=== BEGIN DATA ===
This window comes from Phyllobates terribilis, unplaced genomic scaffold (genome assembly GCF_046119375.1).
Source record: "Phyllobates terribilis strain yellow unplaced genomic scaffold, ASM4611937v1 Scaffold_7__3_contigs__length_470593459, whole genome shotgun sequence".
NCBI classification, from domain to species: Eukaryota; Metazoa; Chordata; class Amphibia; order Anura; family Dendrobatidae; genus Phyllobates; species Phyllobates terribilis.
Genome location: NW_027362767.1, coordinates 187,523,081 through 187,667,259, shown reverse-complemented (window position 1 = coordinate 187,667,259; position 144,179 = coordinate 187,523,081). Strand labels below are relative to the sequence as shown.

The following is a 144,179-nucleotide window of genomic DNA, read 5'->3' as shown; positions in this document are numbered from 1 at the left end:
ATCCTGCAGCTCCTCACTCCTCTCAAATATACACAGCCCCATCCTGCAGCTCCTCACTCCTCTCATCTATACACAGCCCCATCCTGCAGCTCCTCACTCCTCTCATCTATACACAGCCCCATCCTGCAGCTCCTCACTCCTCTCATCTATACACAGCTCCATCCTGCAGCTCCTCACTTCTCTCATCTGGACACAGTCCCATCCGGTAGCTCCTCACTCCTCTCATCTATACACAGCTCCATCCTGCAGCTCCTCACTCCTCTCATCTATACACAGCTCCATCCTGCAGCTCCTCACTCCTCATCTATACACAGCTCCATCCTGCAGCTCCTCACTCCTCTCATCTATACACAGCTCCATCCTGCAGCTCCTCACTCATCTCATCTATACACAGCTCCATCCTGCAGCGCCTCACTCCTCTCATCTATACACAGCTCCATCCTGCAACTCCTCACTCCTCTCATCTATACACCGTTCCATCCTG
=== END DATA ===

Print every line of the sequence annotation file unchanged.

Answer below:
This window comes from Phyllobates terribilis, unplaced genomic scaffold (genome assembly GCF_046119375.1).
Source record: "Phyllobates terribilis strain yellow unplaced genomic scaffold, ASM4611937v1 Scaffold_7__3_contigs__length_470593459, whole genome shotgun sequence".
NCBI classification, from domain to species: Eukaryota; Metazoa; Chordata; class Amphibia; order Anura; family Dendrobatidae; genus Phyllobates; species Phyllobates terribilis.
Genome location: NW_027362767.1, coordinates 187,523,081 through 187,667,259, shown reverse-complemented (window position 1 = coordinate 187,667,259; position 144,179 = coordinate 187,523,081). Strand labels below are relative to the sequence as shown.

The following is a 144,179-nucleotide window of genomic DNA, read 5'->3' as shown; positions in this document are numbered from 1 at the left end:
ATCCTGCAGCTCCTCACTCCTCTCAAATATACACAGCCCCATCCTGCAGCTCCTCACTCCTCTCATCTATACACAGCCCCATCCTGCAGCTCCTCACTCCTCTCATCTATACACAGCCCCATCCTGCAGCTCCTCACTCCTCTCATCTATACACAGCTCCATCCTGCAGCTCCTCACTTCTCTCATCTGGACACAGTCCCATCCGGTAGCTCCTCACTCCTCTCATCTATACACAGCTCCATCCTGCAGCTCCTCACTCCTCTCATCTATACACAGCTCCATCCTGCAGCTCCTCACTCCTCATCTATACACAGCTCCATCCTGCAGCTCCTCACTCCTCTCATCTATACACAGCTCCATCCTGCAGCTCCTCACTCATCTCATCTATACACAGCTCCATCCTGCAGCGCCTCACTCCTCTCATCTATACACAGCTCCATCCTGCAACTCCTCACTCCTCTCATCTATACACCGTTCCATCCTG